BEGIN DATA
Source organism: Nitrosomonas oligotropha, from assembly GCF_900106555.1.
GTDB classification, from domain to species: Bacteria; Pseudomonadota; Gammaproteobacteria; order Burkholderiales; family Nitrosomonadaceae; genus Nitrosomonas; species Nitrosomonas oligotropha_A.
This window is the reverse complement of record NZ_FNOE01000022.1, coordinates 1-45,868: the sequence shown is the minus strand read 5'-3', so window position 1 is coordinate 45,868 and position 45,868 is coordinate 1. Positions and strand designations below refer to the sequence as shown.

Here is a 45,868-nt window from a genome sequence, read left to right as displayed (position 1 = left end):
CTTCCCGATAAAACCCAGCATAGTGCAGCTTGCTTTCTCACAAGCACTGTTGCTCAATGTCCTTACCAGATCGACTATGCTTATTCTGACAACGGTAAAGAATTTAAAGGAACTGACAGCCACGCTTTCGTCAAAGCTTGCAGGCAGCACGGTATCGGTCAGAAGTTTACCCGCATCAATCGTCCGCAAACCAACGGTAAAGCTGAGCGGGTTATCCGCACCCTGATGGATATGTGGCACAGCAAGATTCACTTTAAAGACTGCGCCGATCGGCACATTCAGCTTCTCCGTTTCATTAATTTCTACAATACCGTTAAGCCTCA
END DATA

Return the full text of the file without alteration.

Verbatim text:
Source organism: Nitrosomonas oligotropha, from assembly GCF_900106555.1.
GTDB classification, from domain to species: Bacteria; Pseudomonadota; Gammaproteobacteria; order Burkholderiales; family Nitrosomonadaceae; genus Nitrosomonas; species Nitrosomonas oligotropha_A.
This window is the reverse complement of record NZ_FNOE01000022.1, coordinates 1-45,868: the sequence shown is the minus strand read 5'-3', so window position 1 is coordinate 45,868 and position 45,868 is coordinate 1. Positions and strand designations below refer to the sequence as shown.

Here is a 45,868-nt window from a genome sequence, read left to right as displayed (position 1 = left end):
CTTCCCGATAAAACCCAGCATAGTGCAGCTTGCTTTCTCACAAGCACTGTTGCTCAATGTCCTTACCAGATCGACTATGCTTATTCTGACAACGGTAAAGAATTTAAAGGAACTGACAGCCACGCTTTCGTCAAAGCTTGCAGGCAGCACGGTATCGGTCAGAAGTTTACCCGCATCAATCGTCCGCAAACCAACGGTAAAGCTGAGCGGGTTATCCGCACCCTGATGGATATGTGGCACAGCAAGATTCACTTTAAAGACTGCGCCGATCGGCACATTCAGCTTCTCCGTTTCATTAATTTCTACAATACCGTTAAGCCTCA